Er, uh, have you tried Opera [opera.com] yet? They practically invented tabbed browsing.

    I love Opera, too, but the first browser *I* ever saw with tabs was the bundled browser from (IIRC***) the now-defunct GNN internet service.... in 1996!

    I'm just shocked it took that long to catch on, it was a pretty cool feature even in a time when IE didn't fully support TABLE!



    *** NOTE: It might have been SPRYnet, not GNN - it *was* six years ago, after all...
  • Re:my faith restored (Score:1, Interesting)

    by Anonymous Coward on Thursday June 06, 2002 @04:31PM (#3655294)
    >I can search my bookmarks, a huge deal for me.

    If so many people think that IE is the greatest fucking browser to every exist, why does it not have this basic functionality? Yes i know you can so a search on the favorites directory but this is a hack.

    This basic ability and the ability to ditch pop-up adds are reason enough to switch.
  • by fondue (244902) on Thursday June 06, 2002 @04:34PM (#3655327)
    "Incompatible with some sites built for Internet Explorer"

    It's strange that I've not managed to find a site that Mozilla can't render correctly for the last six months or so. Do C|Net's reviews get to use a different version or something?

    Any commercial website that does not operate correctly on non-IE browsers is cutting a swathe out of its customer base. This is why you will be hard pushed to find any. It really is that simple.

    Beyond its skins and pop-up-killing abilities, however, Mozilla 1.0 doesn't do much more for the average Web surfer than Internet Explorer does.

    A strange complaint, when these two features alone massively enhance the usability of the product. I simply cannot use IE anymore, rather like the majority of apps that last had any new meaningful features added circa 1996. The Mozilla Organisation at least seems to value the end user over the Spam/Web-advertising lobby, unlike some.

    As for CNET: It's sad that these people call themselves journalists. Oh well.

  • by brsmith4 (567390) <brsmith4NO@SPAMgmail.com> on Thursday June 06, 2002 @05:11PM (#3655633)
    People speak of incompatibilities with IE-specific sites and mozilla. I don't know about the rest of you, but would you mind giving me some sites that wont render correctly? I have failed to find any sites that do not render adaquately (by adaquately, I mean sites that get the job done... i.e. microsoft.com, when viewed in Mozilla, doesn't show those drop-down menus, yet it doesn't hinder my ability to traverse the site and find what I am looking for. The same applies to nvidia's site.) Since most of the sites that I encounter use PHP, as any good site should, I never have any problems. Because of this, I feel that negative judgement on mozilla, based on the fact that some reviewer visits totally obscure pages that idiots wrote to save time, is simply unwarrented and misguided. This judgement should not be passed on Mozilla nor on Microsoft or IE. It should be passed on the 'developers' who write code that is browser-specific, non-standards compliant, and to be simply put, garbage.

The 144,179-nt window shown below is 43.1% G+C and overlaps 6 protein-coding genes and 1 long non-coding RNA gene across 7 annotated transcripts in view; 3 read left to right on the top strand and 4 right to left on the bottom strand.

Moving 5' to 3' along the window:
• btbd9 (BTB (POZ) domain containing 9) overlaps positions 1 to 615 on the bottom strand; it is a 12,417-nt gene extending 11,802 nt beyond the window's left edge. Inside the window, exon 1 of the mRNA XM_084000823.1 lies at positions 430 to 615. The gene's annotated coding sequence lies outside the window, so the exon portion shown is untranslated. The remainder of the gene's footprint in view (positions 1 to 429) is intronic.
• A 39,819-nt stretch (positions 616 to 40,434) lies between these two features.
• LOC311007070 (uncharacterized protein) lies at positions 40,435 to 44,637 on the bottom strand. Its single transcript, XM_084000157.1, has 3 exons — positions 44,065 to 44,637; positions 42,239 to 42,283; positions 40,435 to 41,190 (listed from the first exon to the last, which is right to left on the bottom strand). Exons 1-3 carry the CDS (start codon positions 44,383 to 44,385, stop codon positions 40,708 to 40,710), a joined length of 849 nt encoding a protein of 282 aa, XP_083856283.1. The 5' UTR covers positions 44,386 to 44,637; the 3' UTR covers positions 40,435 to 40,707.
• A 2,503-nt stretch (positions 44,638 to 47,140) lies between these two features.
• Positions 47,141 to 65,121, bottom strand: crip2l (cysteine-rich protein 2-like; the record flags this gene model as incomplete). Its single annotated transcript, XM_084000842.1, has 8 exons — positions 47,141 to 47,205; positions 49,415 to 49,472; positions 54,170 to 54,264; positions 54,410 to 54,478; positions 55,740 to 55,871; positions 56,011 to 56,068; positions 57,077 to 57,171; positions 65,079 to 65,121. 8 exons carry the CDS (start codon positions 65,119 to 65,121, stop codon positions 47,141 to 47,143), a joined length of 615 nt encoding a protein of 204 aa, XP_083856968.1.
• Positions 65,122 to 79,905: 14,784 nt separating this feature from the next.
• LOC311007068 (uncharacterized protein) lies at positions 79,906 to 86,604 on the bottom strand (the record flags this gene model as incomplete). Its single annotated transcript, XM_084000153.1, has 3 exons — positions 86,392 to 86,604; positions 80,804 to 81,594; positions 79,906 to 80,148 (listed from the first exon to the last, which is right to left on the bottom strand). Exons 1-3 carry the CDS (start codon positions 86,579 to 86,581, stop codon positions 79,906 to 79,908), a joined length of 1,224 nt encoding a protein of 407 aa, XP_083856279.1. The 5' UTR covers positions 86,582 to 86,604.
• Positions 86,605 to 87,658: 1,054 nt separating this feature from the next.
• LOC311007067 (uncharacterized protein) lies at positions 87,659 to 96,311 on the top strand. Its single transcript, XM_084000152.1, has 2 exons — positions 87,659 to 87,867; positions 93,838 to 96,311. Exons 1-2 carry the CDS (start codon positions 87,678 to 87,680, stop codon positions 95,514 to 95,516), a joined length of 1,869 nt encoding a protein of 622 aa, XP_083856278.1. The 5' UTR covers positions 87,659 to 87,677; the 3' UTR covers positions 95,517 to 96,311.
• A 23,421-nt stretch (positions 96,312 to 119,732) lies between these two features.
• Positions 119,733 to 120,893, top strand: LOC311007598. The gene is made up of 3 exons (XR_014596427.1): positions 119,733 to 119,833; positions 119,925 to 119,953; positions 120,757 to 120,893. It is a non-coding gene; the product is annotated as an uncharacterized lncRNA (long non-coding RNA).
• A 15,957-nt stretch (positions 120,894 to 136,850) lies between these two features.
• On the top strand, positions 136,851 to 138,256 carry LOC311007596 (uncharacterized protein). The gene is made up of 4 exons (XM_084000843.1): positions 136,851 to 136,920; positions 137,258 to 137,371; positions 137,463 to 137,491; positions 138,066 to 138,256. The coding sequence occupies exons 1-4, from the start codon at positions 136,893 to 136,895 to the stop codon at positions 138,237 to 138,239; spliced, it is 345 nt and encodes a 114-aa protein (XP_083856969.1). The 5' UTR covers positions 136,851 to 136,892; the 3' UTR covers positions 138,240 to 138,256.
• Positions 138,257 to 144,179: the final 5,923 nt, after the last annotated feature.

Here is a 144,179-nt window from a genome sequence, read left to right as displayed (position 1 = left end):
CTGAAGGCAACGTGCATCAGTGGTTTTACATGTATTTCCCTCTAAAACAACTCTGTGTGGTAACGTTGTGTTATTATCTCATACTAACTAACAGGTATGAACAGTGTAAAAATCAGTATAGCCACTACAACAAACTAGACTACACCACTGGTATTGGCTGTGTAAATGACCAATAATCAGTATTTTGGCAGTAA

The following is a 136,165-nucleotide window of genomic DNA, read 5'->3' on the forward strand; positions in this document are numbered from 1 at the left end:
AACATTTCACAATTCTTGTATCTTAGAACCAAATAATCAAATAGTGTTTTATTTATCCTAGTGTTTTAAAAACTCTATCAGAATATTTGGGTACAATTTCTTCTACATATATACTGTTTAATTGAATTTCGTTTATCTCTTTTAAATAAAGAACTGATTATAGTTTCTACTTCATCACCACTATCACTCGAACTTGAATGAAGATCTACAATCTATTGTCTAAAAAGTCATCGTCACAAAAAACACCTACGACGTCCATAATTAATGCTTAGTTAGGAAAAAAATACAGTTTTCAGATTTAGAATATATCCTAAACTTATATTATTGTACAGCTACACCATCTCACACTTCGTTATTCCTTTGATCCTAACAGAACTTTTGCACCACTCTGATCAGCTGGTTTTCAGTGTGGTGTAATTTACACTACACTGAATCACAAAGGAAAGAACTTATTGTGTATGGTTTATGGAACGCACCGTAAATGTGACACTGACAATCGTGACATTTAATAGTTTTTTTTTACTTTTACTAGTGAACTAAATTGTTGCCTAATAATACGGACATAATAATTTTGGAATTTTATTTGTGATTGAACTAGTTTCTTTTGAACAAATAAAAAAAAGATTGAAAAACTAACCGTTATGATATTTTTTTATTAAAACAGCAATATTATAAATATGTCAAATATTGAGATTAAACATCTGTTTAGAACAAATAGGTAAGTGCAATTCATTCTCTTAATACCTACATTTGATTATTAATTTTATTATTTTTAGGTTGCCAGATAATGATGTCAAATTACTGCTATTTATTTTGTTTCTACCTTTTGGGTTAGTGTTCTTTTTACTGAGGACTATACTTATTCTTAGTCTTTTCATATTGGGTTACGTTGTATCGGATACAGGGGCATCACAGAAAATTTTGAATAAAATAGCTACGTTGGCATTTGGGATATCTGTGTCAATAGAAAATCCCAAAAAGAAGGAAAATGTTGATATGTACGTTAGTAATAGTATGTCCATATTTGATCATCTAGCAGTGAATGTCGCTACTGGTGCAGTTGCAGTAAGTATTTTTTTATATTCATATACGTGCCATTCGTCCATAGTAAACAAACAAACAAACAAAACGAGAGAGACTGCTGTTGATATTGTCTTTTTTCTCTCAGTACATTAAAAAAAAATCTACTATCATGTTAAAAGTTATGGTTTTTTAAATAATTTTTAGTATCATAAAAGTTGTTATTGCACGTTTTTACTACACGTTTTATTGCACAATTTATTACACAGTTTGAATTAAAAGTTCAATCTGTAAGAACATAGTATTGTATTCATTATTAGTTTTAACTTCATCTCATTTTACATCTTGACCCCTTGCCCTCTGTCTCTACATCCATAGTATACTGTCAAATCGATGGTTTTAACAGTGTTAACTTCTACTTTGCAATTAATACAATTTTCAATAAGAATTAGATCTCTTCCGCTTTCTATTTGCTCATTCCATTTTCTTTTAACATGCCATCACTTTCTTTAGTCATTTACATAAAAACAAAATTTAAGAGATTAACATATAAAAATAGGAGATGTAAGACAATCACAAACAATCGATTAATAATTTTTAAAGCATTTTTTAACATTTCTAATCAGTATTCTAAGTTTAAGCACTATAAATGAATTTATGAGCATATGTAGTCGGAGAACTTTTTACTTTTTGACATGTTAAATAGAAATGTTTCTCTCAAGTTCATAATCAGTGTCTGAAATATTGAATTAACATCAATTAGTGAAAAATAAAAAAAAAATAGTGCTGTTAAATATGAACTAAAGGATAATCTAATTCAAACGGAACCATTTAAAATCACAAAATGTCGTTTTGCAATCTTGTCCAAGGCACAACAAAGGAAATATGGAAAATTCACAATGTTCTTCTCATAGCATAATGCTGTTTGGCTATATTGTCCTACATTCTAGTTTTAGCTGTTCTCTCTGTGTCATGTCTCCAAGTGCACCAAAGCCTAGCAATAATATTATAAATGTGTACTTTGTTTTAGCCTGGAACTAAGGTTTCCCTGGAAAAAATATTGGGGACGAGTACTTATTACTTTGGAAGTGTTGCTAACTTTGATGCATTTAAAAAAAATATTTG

• by sconest (188729) on Thursday June 06, 2002 @05:22PM (#3655728) Homepage
    You could try this [mozillazine.org]
  • Dubious Statistic (Score:2, Interesting)

    by grinwell (138078) on Friday June 07, 2002 @01:16AM (#3658040)
    I'm surprised that after 473 comments, no one has brought up the extremely dubious statistic that:

    Because since IE browsers now hold around around 97 percent of the browser market, many developers design sites that cater to IE's various standards.

    Cnet kindly provides a link to a tiny blurb promoting a net-metric site which gives that dubious figure.

    Seems like a convenient FUD.
  • by JamieF (16832) on Friday June 07, 2002 @06:33PM (#3662959) Homepage
    Seriously, have you never heard of the Web Standards Project?
    http://www.webstandards.org/

    Web developers are sick of coding HTML, JavaScript, and CSS for one browser, and then debugging it for every other browser they have to support. Netscape 4.x and 6.0 are definitely high on the list of sucky browsers to have to support, but IE 5, 5.5, and 6 aren't perfect. Also, IE 5, 5.5, and 6 differ greatly, not to mention the Mac versions of IE which also differ. You can't just target one IE version and get 100% compatibility with the others.

    So, rather than looking at the ridiculous statistics that say stuff like "97% of browser users use MSIE" (which I just don't believe), start looking at stats about which browser AND VERSION your users are using. Surprise, chances are there are a hell of a lot of IE 5 and 5.5 users. Chances are there is no one browser+version that covers the majority of your site's users. Doh! So much for just targeting "one" browser.

    So, forget about this silly notion of "IE won, all web sites will be IE sites from now on." That's not financially viable, since IE is actually serveral products which must be QA'd for separately. The solution that web designers are rallying around is "code to the standard, and debug for supported browsers from there." Screw IE 5, make people upgrade to IE 6. Screw Netscape 4.x, make them upgrade to 6.2, 7.x, or Mozilla 1.0.

    Otherwise, why even bother with HTML at all? If you're going to target Windows only, you're wasting your time trying to get a good GUI user experience and robust application functionality implemented with tools as crappy as HTML, JavaScript and CSS. The only reason to use them is to get thin-client, cross-platform, cross-browser functionality with zero download time. Use Delphi or Visual C++ or Java or something if you want total control over the user experience and you don't care about porting.

It's a naive, domestic operating system without any breeding, but I think you'll be amused by its presumption.